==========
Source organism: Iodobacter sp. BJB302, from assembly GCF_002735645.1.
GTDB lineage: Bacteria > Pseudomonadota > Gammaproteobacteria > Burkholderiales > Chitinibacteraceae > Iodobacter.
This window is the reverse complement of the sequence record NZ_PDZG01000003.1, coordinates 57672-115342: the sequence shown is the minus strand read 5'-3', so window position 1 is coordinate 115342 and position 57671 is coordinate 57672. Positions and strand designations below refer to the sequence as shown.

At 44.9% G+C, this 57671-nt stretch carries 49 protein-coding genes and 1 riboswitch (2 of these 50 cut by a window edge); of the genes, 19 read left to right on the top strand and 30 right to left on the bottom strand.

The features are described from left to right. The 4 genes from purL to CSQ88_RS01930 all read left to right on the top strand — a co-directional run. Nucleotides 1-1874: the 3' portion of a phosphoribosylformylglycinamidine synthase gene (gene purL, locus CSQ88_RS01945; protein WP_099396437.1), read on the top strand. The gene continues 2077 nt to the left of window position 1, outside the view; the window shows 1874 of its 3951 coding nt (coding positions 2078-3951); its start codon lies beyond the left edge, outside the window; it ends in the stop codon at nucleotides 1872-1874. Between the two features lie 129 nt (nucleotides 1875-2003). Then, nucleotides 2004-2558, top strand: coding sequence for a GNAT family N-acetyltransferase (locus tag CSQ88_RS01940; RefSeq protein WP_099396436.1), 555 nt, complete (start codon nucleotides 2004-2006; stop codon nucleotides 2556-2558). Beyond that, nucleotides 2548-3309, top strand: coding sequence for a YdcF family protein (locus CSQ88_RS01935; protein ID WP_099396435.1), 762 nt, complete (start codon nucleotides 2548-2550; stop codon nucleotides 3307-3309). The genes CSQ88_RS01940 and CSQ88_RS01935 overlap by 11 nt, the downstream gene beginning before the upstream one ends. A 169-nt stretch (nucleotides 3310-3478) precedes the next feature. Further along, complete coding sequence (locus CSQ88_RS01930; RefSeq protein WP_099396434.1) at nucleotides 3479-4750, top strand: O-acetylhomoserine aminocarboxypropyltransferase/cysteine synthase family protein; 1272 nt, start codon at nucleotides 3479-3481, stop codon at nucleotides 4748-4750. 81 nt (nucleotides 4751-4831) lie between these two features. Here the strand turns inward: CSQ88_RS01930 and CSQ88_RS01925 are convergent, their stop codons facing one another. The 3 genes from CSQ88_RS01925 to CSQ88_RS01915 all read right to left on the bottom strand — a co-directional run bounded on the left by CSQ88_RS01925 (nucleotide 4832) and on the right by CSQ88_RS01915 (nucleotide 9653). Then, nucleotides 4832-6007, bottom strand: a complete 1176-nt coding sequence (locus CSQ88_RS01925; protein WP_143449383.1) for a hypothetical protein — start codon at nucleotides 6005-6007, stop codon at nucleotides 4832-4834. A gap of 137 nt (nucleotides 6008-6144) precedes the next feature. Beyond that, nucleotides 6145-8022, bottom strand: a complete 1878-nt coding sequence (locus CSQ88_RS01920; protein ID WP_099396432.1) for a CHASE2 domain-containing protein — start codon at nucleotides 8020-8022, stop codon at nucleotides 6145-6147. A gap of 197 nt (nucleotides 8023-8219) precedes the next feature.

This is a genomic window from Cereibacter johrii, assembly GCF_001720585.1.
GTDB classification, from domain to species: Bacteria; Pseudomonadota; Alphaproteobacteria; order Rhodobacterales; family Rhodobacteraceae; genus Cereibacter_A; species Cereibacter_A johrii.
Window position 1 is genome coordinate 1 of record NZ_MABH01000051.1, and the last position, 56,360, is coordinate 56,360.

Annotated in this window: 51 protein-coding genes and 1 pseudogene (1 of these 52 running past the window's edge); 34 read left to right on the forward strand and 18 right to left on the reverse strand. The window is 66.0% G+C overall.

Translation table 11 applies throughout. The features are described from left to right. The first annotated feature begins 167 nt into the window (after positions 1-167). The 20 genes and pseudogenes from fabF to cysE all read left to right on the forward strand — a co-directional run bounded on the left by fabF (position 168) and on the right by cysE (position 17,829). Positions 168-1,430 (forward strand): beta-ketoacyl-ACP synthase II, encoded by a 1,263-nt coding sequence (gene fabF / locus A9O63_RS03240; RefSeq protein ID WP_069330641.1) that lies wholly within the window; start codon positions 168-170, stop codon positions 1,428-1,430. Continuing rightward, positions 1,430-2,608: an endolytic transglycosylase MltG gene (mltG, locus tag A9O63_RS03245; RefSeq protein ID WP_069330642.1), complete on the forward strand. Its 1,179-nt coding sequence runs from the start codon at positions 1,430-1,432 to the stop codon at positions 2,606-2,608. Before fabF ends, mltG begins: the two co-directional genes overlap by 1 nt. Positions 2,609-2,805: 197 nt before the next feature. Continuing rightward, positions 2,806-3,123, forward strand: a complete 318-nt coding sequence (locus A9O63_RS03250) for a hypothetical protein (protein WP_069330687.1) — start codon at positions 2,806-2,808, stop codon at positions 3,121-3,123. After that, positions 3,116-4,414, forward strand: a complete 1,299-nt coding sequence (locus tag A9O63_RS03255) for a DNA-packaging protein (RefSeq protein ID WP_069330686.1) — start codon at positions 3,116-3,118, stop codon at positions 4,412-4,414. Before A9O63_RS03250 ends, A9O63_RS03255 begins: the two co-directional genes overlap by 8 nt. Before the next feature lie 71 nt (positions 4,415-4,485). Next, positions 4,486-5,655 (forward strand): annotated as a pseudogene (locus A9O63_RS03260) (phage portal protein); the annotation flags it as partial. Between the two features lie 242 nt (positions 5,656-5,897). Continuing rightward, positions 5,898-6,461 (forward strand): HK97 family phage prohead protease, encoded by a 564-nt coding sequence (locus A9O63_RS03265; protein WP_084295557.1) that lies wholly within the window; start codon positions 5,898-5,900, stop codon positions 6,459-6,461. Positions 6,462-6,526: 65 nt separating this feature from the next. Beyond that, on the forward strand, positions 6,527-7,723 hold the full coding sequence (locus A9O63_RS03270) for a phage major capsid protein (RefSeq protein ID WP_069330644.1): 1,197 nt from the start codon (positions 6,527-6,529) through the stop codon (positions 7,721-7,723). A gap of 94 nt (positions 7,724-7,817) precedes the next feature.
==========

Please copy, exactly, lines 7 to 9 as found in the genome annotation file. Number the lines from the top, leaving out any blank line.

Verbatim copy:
GTDB classification, from domain to species: Bacteria; Pseudomonadota; Alphaproteobacteria; order Rhodobacterales; family Rhodobacteraceae; genus Cereibacter_A; species Cereibacter_A johrii.
Window position 1 is genome coordinate 1 of record NZ_MABH01000051.1, and the last position, 56,360, is coordinate 56,360.

Annotated in this window: 51 protein-coding genes and 1 pseudogene (1 of these 52 running past the window's edge); 34 read left to right on the forward strand and 18 right to left on the reverse strand. The window is 66.0% G+C overall.